Nell is six months old. To me this is an amazing milestone. I celebrated by buying unnecessary presents. Which she promptly tried to eat, then got frustrated by and then screamed at. People say that time flies and it has seemed to, but also conversely it seems like ages since the thunderstorm in the summer during which she was born. I have got into a routine of eat, miss sleep, feed, change and repeat. I have also learned lots. I knew barely anything about children before she was born and seemed to at a disadvantage compared to most of my NCT class friends who had read ALL the books. I felt unprepared but was so worried about us getting through the pregnancy safely I thought we’d muddle through the actually having a baby part. And for the most part we have muddled through. Sometimes I feel like the worst parent that has ever lived and am a clueless, sleep deprived mess and other days I think “yep, we’re doing ok”. At the moment this is about a 60/40 split.
Some of the things I’ve learned that wouldn’t be mentioned in any of the many contradictory parenting books available out there are as follows:-
WARNING – There is mention of baby poo (that in itself is a surprise; the amount of conversation you will have about poo).
- You’ve heard of projectile vomit – welcome to the world of projectile poo. The second the nappy is removed the poo literally flies. This was an impressive trick that Nell perfected when she was six weeks old. It cleared at least a foot off the changing table before touchdown on our newish cream carpet. Additionally it was nuclear yellow and stained it.
- My husband has coined the phrase “poonami” to describe Nell’s dirty nappies. Seriously you would not believe that such a small child could contain so much. Sometimes two people are required to mop down all of the surfaces in the vicinity.
- Poo does not stay in the nappies were it is supposed to. Cute outfit? Not for long……
- Another party trick is the vomit in the bra trick. Entertaining, especially in the middle of the night. It’s even more entertaining if you discover that you missed some in the morning. The hubbie has an action shot of the vomit descending. It’s quite impressive, you are amazed by the photographic skill whilst being disgusted at the same time.
- Do you have nice clothes? Not for long. It is obligatory that all shoulders and sometimes backs and necks have a patina of stains from milk dribble.
- Additionally the only, ONLY time to wee is when the nappy has been removed for a change. Nell seems to think it is best to be as stealthy about this as possible so you finish changing her nappy only to realise her clothes are soaked and she’s laying in a puddle of pee. Smiling at you.
- Another weird thing they won’t tell you about is the pressure that your milk can be under if bubs misses a feed. It hurts, you begin to pity cows and once they’ve started feeding it can shoot across the room if they de-latch mid feed.
- The sadness of knocking over expressed milk. It takes a lot of effort to get the smallest amount of milk out. It’s like liquid gold and you will cry if you spill it.
- At some point your child will do something amazing which they will refuse to repeat after you have declared what a genius they are to others. conversely you will complain about something they do (i.e never sleeping) only for them to act like angels (they will sleep through for grandma).
- People will randomly approach you in the street to give you helpful advice. A lady once informed me that the sun was in Nell’s eyes seconds after leaving a shop before I had a chance to put her sun hood down. Another couple gravely informed me that their 9 year old granddaughter was still sucking her fingers after seeing Nell doing it at five months. They asked how I was stopping her from doing it…..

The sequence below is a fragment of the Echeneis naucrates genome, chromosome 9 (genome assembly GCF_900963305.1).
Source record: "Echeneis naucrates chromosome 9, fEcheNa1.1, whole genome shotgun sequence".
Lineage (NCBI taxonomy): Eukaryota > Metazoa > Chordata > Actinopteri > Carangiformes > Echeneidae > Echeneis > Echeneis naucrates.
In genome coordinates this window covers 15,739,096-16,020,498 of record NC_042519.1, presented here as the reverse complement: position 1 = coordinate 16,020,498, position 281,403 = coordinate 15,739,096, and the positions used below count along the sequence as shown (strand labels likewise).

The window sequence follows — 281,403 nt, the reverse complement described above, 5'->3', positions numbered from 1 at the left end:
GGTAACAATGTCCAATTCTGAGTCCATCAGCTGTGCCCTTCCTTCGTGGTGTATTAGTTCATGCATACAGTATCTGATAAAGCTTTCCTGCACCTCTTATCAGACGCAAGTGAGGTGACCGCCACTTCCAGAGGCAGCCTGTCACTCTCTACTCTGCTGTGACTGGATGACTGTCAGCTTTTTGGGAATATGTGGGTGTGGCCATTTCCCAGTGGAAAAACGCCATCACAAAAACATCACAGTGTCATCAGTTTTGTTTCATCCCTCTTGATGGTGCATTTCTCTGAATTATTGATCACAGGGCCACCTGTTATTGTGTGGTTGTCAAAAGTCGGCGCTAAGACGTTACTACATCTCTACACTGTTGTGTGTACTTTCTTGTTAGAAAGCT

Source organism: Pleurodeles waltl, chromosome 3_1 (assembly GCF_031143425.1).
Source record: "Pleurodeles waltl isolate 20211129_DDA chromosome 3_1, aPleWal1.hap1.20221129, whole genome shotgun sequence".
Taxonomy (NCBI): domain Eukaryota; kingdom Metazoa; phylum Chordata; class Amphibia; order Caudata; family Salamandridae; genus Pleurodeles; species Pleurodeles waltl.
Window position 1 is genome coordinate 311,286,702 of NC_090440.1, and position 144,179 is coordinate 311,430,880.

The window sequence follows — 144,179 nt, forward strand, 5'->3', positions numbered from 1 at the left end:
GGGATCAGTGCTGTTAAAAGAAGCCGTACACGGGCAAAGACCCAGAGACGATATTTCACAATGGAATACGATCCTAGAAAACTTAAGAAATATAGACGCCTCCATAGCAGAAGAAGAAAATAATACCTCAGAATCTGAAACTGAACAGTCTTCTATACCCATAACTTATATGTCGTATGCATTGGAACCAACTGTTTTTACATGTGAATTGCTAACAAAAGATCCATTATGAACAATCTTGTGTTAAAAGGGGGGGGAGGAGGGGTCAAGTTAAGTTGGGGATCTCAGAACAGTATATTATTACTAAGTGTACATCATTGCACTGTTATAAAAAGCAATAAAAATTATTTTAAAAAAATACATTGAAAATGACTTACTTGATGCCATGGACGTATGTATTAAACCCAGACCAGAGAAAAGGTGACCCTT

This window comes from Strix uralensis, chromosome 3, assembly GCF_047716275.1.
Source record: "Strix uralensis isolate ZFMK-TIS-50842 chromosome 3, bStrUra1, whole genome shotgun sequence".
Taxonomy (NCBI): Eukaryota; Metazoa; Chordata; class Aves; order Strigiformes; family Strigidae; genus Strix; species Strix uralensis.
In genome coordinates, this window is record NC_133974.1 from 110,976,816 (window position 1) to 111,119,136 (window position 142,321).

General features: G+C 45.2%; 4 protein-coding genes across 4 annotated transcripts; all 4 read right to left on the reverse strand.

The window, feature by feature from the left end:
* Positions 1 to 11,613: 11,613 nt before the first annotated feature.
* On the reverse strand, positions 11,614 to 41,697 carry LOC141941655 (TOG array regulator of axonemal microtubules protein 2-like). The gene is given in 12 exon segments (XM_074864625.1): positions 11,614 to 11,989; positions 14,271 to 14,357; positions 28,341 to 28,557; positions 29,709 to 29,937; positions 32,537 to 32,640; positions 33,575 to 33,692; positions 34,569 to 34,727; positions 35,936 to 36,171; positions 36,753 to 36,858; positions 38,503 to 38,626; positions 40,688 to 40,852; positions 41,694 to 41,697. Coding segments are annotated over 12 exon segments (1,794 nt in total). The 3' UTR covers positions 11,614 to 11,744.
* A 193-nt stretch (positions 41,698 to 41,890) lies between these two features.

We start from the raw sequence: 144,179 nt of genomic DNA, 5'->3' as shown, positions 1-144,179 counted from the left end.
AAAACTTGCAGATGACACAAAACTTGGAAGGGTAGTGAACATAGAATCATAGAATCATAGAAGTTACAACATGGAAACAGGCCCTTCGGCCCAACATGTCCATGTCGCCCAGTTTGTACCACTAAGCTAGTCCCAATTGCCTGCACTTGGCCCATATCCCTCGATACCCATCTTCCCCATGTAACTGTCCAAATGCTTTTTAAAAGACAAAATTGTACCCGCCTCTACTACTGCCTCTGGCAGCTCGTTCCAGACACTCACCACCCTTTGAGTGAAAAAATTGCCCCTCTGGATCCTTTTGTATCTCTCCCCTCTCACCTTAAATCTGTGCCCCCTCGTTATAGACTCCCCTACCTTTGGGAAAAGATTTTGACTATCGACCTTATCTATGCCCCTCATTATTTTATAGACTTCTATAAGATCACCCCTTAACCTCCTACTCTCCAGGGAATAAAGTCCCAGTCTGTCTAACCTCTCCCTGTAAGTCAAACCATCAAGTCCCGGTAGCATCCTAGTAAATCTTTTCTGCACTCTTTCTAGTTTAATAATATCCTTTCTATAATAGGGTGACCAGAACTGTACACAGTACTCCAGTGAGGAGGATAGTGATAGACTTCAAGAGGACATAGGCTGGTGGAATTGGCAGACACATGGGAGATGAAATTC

- Another thing I find vaguely awkward is people saying how cute she is. Obviously I think she’s gorgeous but if I agree with everyone is that tantamount to saying ‘why yes she is, have you seen how super hot me and hubs are. She is a concentrated version of our cuteness’. No I don’t think that sounds conceited at all. My standard response is a vague ‘mmmm….well I think so’.
- I find breastfeeding in public embarrassing as well. I know I shouldn’t. People can’t see anything and I have this circus tent like affair to cover me and bubs entirely in swathes of ‘discreetness’. I once held eye contact with an angry older lady who was unimpressed with my blatant leaving of the house with a breastfed baby throughout a 10 minute feed in Costa Coffee. I felt anxious and annoyed at myself for feeling that way but I now tell myself it’s their problem. They don’t have to look and they probably would prefer a happy fed baby to a screaming one.
- Cool new toys….not so much. You will find yourself spending ridiculous sums of money on toys that you are convinced bubs will love, especially if they vaguely looked at and/or reached for it in the shop. Once purchased however they will probably promptly hit themselves round the head with it, start crying and resume playing with a random household item e.g. a whisk. The same applies to stuff they have played with and loved at friend’s houses, hence the largely unused swing, jumperoo and walker in our tiny house.
- Always check the nappy bag for a change of clothes (refer to the above point about “leakages”). This was one of my first failures as a newbie mum. We went to a gallery. I was exhausted. Nell started screaming inconsolably. I went to change her only to discover her clothes were destroyed. The lack of spares meant I ended up walking through a hushed and echo-ey gallery with a naked, screaming baby. There was a lot of judgement going on from the other patrons. I almost joined Nell. In the screaming that is, not the being naked part. That would have really upset everyone!
Just remember you are doing great and if you are worried about being a good parent you probably already are.